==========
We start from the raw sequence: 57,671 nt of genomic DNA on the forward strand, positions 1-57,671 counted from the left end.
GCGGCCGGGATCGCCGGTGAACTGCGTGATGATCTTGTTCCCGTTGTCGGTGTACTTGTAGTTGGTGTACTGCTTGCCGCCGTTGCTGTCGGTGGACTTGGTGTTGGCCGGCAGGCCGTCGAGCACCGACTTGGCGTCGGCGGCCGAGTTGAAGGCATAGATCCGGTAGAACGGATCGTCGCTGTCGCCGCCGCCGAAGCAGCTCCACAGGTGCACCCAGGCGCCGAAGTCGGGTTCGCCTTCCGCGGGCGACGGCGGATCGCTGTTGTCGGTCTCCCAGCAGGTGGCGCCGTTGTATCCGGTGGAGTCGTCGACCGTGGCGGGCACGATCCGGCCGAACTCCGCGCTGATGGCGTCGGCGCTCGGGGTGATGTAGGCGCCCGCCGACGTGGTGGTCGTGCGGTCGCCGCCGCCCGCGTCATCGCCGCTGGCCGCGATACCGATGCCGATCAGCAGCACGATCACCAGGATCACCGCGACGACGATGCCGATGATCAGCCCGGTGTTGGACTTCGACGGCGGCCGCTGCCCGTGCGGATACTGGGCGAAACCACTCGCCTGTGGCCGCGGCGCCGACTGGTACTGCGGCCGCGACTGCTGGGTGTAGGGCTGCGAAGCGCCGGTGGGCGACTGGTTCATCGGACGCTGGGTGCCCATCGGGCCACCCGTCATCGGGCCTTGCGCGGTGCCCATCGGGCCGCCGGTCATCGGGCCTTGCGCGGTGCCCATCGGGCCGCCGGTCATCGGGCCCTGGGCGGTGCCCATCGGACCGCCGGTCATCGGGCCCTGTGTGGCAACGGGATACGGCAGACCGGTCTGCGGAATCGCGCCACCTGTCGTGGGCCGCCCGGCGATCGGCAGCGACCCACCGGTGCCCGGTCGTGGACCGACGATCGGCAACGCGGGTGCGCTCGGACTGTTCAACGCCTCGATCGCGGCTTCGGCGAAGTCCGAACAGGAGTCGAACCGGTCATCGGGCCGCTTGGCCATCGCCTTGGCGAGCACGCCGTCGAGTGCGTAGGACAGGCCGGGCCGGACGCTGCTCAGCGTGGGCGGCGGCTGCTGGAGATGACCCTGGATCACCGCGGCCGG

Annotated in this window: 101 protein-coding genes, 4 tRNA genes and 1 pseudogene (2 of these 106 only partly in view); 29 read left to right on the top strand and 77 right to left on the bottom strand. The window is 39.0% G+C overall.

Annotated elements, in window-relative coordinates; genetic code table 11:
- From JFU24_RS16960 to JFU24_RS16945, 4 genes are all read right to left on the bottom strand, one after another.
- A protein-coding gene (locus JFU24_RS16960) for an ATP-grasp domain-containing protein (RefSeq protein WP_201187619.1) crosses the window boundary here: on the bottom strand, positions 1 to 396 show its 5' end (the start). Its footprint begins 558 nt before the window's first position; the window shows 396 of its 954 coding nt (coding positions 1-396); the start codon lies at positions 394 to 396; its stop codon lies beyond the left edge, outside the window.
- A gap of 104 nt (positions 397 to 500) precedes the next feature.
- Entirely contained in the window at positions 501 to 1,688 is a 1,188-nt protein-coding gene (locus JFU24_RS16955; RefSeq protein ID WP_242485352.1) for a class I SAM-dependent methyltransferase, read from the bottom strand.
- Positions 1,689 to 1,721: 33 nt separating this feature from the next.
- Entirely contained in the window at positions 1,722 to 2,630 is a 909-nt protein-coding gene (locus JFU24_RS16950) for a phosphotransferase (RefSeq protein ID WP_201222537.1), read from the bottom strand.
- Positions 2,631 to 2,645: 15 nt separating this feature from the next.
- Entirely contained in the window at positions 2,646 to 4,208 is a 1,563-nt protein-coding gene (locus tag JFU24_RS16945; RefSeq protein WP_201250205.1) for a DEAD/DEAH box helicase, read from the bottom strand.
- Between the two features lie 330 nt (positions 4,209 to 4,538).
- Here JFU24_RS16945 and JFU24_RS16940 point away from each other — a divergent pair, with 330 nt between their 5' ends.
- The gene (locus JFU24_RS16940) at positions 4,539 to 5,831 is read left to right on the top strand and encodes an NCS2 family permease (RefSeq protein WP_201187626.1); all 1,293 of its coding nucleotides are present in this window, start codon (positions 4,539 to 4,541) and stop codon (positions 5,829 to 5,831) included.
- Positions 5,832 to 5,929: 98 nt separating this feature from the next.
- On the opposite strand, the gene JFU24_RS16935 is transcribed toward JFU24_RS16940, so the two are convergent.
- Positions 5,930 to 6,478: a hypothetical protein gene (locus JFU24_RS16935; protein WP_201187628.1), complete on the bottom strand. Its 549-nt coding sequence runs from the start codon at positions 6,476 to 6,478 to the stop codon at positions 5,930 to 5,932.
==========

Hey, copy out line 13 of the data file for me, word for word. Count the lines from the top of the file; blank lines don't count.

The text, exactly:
- Between the two features lie 330 nt (positions 4,209 to 4,538).